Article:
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The Western Australian government is sitting on a “critical” report on the potential to expand the capacity of the minerals port at Port Hedland.
Earlier this year the Barnett government appointed PricewaterhouseCoopers to undertake a review of the Port Hedland Port Authority’s operations.
The review was spurred by an $80 million blowout in building the new Utah Point berth, and a $1.5m loss in 2009-10.
Analysts from RBS said yesterday the review was “one of the most important news flow events for the iron ore space” and “critical to the iron ore expansions of existing users” of the port.
BHP Billiton, Fortescue Metals Group, and Atlas Iron are currently jostling for position at the port as their production and shipping targets rise rapidly.
Expanding the capacity of the port has the potential to unlock billions of dollars more in iron exports from Pilbara operations.
A spokesperson for WA transport minister Troy Buswell told News Ltd yesterday the Government had been looking at the PwC review for a “couple of months” but declined to comment on when or if it would respond to it.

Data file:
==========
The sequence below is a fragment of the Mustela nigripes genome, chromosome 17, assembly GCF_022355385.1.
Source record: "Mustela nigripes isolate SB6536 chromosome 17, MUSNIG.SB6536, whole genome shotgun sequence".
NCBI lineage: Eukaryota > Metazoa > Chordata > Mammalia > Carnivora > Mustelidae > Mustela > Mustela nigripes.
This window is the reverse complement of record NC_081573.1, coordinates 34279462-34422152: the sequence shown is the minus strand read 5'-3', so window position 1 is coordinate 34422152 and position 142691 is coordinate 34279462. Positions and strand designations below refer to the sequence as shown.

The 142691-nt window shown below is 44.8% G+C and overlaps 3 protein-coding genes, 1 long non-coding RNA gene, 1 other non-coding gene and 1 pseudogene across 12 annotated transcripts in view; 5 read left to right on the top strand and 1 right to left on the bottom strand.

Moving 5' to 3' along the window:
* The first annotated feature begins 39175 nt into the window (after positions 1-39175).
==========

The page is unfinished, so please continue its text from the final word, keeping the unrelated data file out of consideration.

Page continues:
RBS analyst Lyndon Fagan said the PwC review could find no additional capacity available in Port Hedland’s inner harbour, but its findings might suggest improved efficiency of current operations could free up space.
“This includes faster loading times, larger ships, and potentially less time between ships,” he said.
“This is likely to result in a higher overall capacity for the port.”
Fagan said an increase in efficiency by ten per cent would create an additional 50Mtpa space, which might be allocated to FMG’s aggressive plans to lift production from 55 mtpa to 155mtpa.
“A timely response from the state government on the port review by PwC is critical for Fortescue’s expansion plans to progress smoothly,” he said.
BHP currently holds the majority of port allocation in Port Hedland.